Tuesday, March 11, 2008

Parking Lot Congestion Pricing?

I was reading up on the Seattle congestion pricing debate over at Seattle Transit Blog and Orphan Road and was thinking about ways to address the equity issue of congestion pricing. I'm wondering what kind of tax isn't regressive. Is it the land tax? Perhaps.

But what about a rush hour parking tax?

Parking garages have meters that do timestamping, so why not charge a fee for parking between 8:00 and 9:30 and leaving between 4:30 and 6:00. When you use that funding for expanding transit, you can then expand to road based congestion pricing after expanding transit. That way if you don't have any other options, you can still get in and park if its early or late making people vary their timing surely making it more equitable. I'm sure there are drawbacks because this just popped into my head and I didn't think it through completely but I'd like to hear people's take on it. It could be too limited to workers downtown for instance. Or people could just write it off on their taxes unless that benefit was taken away.


grvsmth said...

The parking lots in NYC pretty much already have congestion pricing, but most of that is pocketed by the garage owners. But the latest plan from the Traffic Congestion Mitigation Commission does include something vague about charging market rates for parking.

The "regressive tax" accusation lobbed at congestion pricing may hold water in some other city, but it's completely bogus in New York, where the bottom 90% of Manhattan-bound commuters take the train. How much do we care if it hits the 90-95 income percentiles harder than the 95-99 percentiles?

You can look at a piece I wrote last year in response to this kind of bogus populism.

Pantograph Trolleypole said...

I think you're right about NYC. However Seattle doesn't have the same transit options as New York. They are just building their first light rail line.

kenf said...

I came up with something like this about a year ago for the Washington, DC METRO, which uses smartcards for many of it's parking lots.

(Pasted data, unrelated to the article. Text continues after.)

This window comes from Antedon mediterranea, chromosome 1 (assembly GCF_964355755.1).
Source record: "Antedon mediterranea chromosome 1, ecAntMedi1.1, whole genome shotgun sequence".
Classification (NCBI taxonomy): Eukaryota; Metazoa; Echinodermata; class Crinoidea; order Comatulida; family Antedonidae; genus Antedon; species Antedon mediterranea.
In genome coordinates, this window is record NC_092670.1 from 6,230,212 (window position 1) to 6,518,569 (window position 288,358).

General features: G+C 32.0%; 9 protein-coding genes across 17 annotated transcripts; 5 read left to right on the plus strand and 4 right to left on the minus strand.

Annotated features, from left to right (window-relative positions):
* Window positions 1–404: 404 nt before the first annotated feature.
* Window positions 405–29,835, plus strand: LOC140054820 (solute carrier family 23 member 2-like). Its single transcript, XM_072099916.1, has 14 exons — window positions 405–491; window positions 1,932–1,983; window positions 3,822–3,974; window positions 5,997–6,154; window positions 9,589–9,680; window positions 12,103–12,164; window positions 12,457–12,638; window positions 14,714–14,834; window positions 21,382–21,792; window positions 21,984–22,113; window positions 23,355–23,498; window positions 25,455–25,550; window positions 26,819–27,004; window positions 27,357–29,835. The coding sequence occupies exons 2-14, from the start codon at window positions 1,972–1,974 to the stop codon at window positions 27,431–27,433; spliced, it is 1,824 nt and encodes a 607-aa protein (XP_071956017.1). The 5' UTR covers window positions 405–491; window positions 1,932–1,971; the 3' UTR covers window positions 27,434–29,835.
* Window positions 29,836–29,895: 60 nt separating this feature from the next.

The lot near my local station (Takoma Park) is metered, and supposed to be only for non commuter parking. One part is signed for 8:30 to 3:00 and after 7pm, and the other for after 10:00 am.

If the meters were replaced with a smartcard activated gate, METRO could charge a large premium for anyone who parks in the lot through the restricted times.

This would permit more parking in non peak hours for short term parkers. And if my supposition is correct, they could reduce the number of spaces.

Mark said...

I like the general idea. How about multiple entries and exits? So many people make the excuse they "need" their car to run errands during the day or go on sales calls. Most just like the idea of having their car close by "just in case" and never actually use their car at all.

I think the car that sits all day from 8:30AM to 4:30PM should pay a premium over one that comes and goes multiple times.

Not sure how you make that fair and equitable. Just thinking out loud.

M1EK said...

There is no tax or fee which hits suburban road users which won't be framed as being regressive, no matter if, as grvsmth indicates, the lower 90% don't pay it.

People need to be very very aggressive about making the case here. Too many people stay quiet and let the troglodytes like Sal Costello and McBlogger (in Austin) pretend to be fighting for the poor when the primary beneficiaries of business-as-usual aren't the poor, but the middle-and-upper-class suburbanites.